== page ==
* CDH offers A$33.60 per share in cash vs Varian's A$28
* Sirtex shares hit 18-month high
* Sirtex continues to recommend Varian offer
* Varian says its offer is superior (Recasts, adds shareholder and analyst comments, background)
By Tom Westbrook and Julie Zhu
SYDNEY/HONG KONG, May 4 (Reuters) - Chinese private equity firm CDH Investments lobbed a last-minute $1.4 billion offer for Australian liver-cancer treatment firm Sirtex Medical, trumping Varian Medical Systems days before the U.S. firm was set to seal a takeover deal.
CDH's A$33.60 ($25.33) surprise cash-per-share offer is fully a fifth higher than Varian's, at A$28 per share, and it lands amid a multibillion dollar shopping spree from Chinese interests in Australia's healthcare sector.
Sirtex said on Friday it will seek to postpone a shareholders' meeting, scheduled for Monday, that was to vote on the Varian deal, though its directors continue to support the Californian firm's offer. Sirtex shares jumped to an 18-month high, before closing 5.6 percent higher at A$29.42.
"Geez, I wouldn't say this is a normal occurrence," said Simon Mawhinney, Chief Investment Officer at fund manager Allan Gray, of the 11th-hour bid. Allan Gray is Sirtex's largest shareholder, with a 6.3 percent stake as of September last year.
"We obviously welcome with open arms higher offers, but it's certainly not something we were expecting this late in the piece," he said. "I'm inclined to do nothing until I hear from the company and see what they advise...it's pretty much a wait-and-see."
Australia has proven an attractive destination for Chinese investment in the healthcare sector, with A$5.5 billion in deals agreed since 2015, according to a report published in January by accountancy firm KPMG, mostly from private firms interested in acquiring technology.
The bid also lands in the midst of a dealmaking surge at the big end of the biotech and drugmaking sector, capped by Japan's Takeda Pharmaceutical Co offering $64 billion to British rare disease specialist Shire.
Sirtex, which had not run a sales process before Varian's offer, said it had no engagement with Beijing-based CDH until Friday's bid.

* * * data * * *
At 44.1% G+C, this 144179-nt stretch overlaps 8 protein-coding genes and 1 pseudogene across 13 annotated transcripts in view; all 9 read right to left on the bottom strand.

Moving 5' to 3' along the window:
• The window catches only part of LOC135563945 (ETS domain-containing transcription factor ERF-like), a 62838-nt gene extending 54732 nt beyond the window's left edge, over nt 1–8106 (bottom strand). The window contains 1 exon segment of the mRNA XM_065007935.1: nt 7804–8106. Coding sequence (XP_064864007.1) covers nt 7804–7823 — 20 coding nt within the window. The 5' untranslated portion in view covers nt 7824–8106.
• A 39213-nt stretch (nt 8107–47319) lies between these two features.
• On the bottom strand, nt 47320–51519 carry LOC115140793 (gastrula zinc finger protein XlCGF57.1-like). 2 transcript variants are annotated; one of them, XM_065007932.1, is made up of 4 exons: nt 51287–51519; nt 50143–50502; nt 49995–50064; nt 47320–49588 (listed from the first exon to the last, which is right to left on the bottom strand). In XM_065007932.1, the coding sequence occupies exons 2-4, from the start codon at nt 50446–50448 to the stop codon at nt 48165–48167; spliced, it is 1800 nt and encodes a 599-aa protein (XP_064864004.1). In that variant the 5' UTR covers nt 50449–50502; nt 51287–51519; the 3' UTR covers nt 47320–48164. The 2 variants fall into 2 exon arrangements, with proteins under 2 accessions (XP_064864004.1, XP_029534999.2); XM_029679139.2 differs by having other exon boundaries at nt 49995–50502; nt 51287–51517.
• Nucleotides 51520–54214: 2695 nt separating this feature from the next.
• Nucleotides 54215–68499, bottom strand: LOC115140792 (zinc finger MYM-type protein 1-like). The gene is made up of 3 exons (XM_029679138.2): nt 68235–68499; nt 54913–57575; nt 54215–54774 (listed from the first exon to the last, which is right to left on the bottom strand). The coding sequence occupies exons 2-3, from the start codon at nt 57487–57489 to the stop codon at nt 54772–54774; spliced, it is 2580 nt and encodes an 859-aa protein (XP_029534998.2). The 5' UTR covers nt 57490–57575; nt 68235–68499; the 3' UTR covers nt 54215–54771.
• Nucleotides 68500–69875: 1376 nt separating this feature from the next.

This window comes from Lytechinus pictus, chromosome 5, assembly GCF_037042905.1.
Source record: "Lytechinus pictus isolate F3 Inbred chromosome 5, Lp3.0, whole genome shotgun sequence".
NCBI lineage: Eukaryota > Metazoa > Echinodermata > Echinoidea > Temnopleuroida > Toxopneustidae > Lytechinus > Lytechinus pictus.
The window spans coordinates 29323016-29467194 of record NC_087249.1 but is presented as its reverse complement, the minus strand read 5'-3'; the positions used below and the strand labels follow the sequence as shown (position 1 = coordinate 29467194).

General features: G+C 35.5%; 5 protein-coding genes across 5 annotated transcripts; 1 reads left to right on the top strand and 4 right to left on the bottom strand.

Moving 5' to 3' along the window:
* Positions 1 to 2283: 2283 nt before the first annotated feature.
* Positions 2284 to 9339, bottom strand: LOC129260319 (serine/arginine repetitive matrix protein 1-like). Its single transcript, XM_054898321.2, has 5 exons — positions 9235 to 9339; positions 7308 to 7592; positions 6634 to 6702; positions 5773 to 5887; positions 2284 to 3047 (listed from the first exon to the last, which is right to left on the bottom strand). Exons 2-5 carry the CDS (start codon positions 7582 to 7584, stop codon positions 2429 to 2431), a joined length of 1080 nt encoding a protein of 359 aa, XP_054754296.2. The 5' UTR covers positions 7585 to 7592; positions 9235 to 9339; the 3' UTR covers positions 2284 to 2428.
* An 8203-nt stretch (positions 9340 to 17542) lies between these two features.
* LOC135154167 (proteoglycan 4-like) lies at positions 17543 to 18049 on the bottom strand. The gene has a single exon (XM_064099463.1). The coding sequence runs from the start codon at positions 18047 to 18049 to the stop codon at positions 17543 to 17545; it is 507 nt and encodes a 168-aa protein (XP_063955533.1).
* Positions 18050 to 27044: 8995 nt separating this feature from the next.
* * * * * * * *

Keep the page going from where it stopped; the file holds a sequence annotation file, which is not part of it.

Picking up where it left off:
Founded in 1997 by Bruce Gray, who developed the tiny radiation-impregnated beads that are the basis of the firm's liver cancer treatments, Sirtex had swung to a full-year loss in 2017 after its technology failed in three major tests.
The firm says the technology is clinically proven and delivers "positive outcomes" for patients with liver cancer. It turned a half-year profit of A$23.6 million in February.
Its shares had halved over the past two years until Varian's offer was announced in January, an offer the company recommended at the time as an "attractive outcome".
On Friday Sirtex said the CDH offer was non-binding and would require approval from Australia's Foreign Investment Review Board, which Varian's bid had already won in March.
"The directors of Sirtex continue to believe the existing scheme of arrangement with Varian is in the best interests of Sirtex shareholders," the company said in a statement.
Varian chief executive Dow Wilson said in a statement its offer was superior to the rival bid and it remains ready to complete its purchase.
"(Varian) has fully committed financing and has received all necessary regulatory approvals. We believe the Varian scheme offers more value and carries far less risk for Sirtex stockholders," he said.
CDH did not respond to requests for comment.
The private equity firm, which has been granted due diligence by Sirtex, manages about $18 billion in assets, including the world's largest pork supplier, WH Group Ltd , Chinese home appliance maker Midea Group, and footwear retailer Belle International Holdings Ltd .
If its offer succeeds, it will be CDH's biggest investment in Australia.
"Money talks. I'd think its got a pretty good shot," Mathan Somasundaram, Market Portfolio Strategist at stockbroker Blue Ocean Equities, said of the CDH bid. ($1 = 1.3266 Australian dollars) (Reporting by Tom Westbrook in Sydney and Julie Zhu in Hong Kong; Additional reporting by Susan Mathew in Bengaluru; Editing by Muralikumar Anantharaman)